Will we someday know which states and cities have students with the most grit? And once we know, will officials create courses in how to improve grit?
I am reminded of a strange finding that emerged from international background questions two decades ago. Students were asked if they were good in math. Students in nations with the highest test scores said they were not very good in math; students in nations where test scores were middling thought they were really good at math.
What does it all mean? I don’t know, but it satisfies someone’s need for more data.
It is worth noting a 2015 essay on this subject co-written by Angela L. Duckworth, the University of Pennsylvania researcher who popularized “grit.” It is titled, “Measurement Matters: Assessing Personal Qualities Other Than Cognitive Ability for Educational Purposes” and says in part:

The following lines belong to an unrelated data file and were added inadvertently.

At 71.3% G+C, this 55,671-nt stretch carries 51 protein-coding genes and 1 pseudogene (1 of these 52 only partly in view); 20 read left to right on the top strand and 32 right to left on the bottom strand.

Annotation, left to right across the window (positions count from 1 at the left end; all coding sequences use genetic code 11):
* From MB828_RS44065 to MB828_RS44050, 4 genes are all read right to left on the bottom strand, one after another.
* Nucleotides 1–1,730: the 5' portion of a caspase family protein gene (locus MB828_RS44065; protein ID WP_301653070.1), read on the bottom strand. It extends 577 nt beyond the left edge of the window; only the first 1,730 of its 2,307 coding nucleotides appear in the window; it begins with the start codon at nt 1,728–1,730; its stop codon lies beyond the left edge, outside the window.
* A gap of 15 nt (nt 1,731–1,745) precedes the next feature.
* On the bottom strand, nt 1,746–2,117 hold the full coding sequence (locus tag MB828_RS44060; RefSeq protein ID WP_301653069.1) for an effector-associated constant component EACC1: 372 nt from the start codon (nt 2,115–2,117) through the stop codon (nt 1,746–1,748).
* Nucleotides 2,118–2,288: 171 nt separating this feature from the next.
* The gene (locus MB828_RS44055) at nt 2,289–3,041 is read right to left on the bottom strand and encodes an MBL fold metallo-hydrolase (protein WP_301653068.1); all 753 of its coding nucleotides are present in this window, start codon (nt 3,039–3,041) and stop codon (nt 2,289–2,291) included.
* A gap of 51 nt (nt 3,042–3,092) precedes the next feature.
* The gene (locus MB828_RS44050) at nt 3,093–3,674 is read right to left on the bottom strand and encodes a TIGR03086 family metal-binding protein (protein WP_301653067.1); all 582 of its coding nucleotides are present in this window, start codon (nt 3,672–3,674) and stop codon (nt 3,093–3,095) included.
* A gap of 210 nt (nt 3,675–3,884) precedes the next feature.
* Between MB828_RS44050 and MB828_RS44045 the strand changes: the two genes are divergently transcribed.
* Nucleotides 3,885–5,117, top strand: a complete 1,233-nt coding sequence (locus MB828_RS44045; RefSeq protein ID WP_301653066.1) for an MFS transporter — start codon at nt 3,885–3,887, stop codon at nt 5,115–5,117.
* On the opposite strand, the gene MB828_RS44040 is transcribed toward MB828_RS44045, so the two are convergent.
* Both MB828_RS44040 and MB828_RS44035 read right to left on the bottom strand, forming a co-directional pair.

In recent years, scholars, practitioners, and the lay public have grown increasingly interested in measuring and changing attributes other than cognitive ability (Heckman & Kautz, 2014a; Levin, 2013; Naemi, Burrus, Kyllonen, & Roberts,2012; Stecher & Hamilton, 2014; Tough, 2013; Willingham,1985). These so-called noncognitive qualities are diverse and collectively facilitate goal-directed effort (e.g., grit, self-control, growth mind-set), healthy social relationships (e.g., gratitude,emotional intelligence, social belonging), and sound judgment and decision making (e.g., curiosity, open-mindedness). Longitudinal research has confirmed such qualities powerfully predict academic, economic, social, psychological, and physical well-being (Almlund, Duckworth, Heckman, & Kautz, 2011; Borghans, Duckworth, Heckman, & ter Weel, 2008; Farrington et al., 2012; J. Jackson, Connolly, Garrison, Levin, & Connolly, 2015; Moffitt et al., 2011; Naemi et al., 2012; Yeager & Walton, 2011).We share this more expansive view of student competence and well-being, but we also believe that enthusiasm for these factors should be tempered with appreciation for the many limitations of currently available measures. In this essay, our claim is not that everything that counts can be counted or that everything that can be counted counts. Rather, we argue that the field urgently requires much greater clarity about how well, at present, it is able to count some of the things that count.